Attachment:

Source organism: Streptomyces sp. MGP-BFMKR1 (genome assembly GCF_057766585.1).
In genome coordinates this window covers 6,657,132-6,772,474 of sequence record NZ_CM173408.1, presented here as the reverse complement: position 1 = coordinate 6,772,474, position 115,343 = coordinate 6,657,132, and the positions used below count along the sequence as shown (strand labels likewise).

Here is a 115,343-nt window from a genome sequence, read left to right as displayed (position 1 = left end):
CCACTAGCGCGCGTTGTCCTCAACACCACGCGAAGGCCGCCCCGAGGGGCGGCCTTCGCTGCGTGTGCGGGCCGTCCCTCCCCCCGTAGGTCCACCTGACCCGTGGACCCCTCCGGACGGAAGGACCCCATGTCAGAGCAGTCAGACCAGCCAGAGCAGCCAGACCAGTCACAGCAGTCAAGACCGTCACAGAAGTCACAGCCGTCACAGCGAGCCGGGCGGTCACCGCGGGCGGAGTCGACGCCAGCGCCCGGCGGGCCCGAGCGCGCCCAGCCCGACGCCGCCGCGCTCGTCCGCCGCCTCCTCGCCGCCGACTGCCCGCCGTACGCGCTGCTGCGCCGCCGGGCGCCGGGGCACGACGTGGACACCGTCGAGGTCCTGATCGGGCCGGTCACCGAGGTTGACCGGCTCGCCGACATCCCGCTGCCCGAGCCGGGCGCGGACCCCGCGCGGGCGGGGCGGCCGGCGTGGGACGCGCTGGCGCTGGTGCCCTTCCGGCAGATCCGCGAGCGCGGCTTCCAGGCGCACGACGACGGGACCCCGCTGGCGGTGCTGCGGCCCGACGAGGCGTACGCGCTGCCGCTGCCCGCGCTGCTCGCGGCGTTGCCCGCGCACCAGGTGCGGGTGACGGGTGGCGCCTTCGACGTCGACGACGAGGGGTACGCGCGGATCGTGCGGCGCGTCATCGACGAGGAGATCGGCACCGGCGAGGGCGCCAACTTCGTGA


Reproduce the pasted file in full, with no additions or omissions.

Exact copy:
Source organism: Streptomyces sp. MGP-BFMKR1 (genome assembly GCF_057766585.1).
In genome coordinates this window covers 6,657,132-6,772,474 of sequence record NZ_CM173408.1, presented here as the reverse complement: position 1 = coordinate 6,772,474, position 115,343 = coordinate 6,657,132, and the positions used below count along the sequence as shown (strand labels likewise).

Here is a 115,343-nt window from a genome sequence, read left to right as displayed (position 1 = left end):
CCACTAGCGCGCGTTGTCCTCAACACCACGCGAAGGCCGCCCCGAGGGGCGGCCTTCGCTGCGTGTGCGGGCCGTCCCTCCCCCCGTAGGTCCACCTGACCCGTGGACCCCTCCGGACGGAAGGACCCCATGTCAGAGCAGTCAGACCAGCCAGAGCAGCCAGACCAGTCACAGCAGTCAAGACCGTCACAGAAGTCACAGCCGTCACAGCGAGCCGGGCGGTCACCGCGGGCGGAGTCGACGCCAGCGCCCGGCGGGCCCGAGCGCGCCCAGCCCGACGCCGCCGCGCTCGTCCGCCGCCTCCTCGCCGCCGACTGCCCGCCGTACGCGCTGCTGCGCCGCCGGGCGCCGGGGCACGACGTGGACACCGTCGAGGTCCTGATCGGGCCGGTCACCGAGGTTGACCGGCTCGCCGACATCCCGCTGCCCGAGCCGGGCGCGGACCCCGCGCGGGCGGGGCGGCCGGCGTGGGACGCGCTGGCGCTGGTGCCCTTCCGGCAGATCCGCGAGCGCGGCTTCCAGGCGCACGACGACGGGACCCCGCTGGCGGTGCTGCGGCCCGACGAGGCGTACGCGCTGCCGCTGCCCGCGCTGCTCGCGGCGTTGCCCGCGCACCAGGTGCGGGTGACGGGTGGCGCCTTCGACGTCGACGACGAGGGGTACGCGCGGATCGTGCGGCGCGTCATCGACGAGGAGATCGGCACCGGCGAGGGCGCCAACTTCGTGA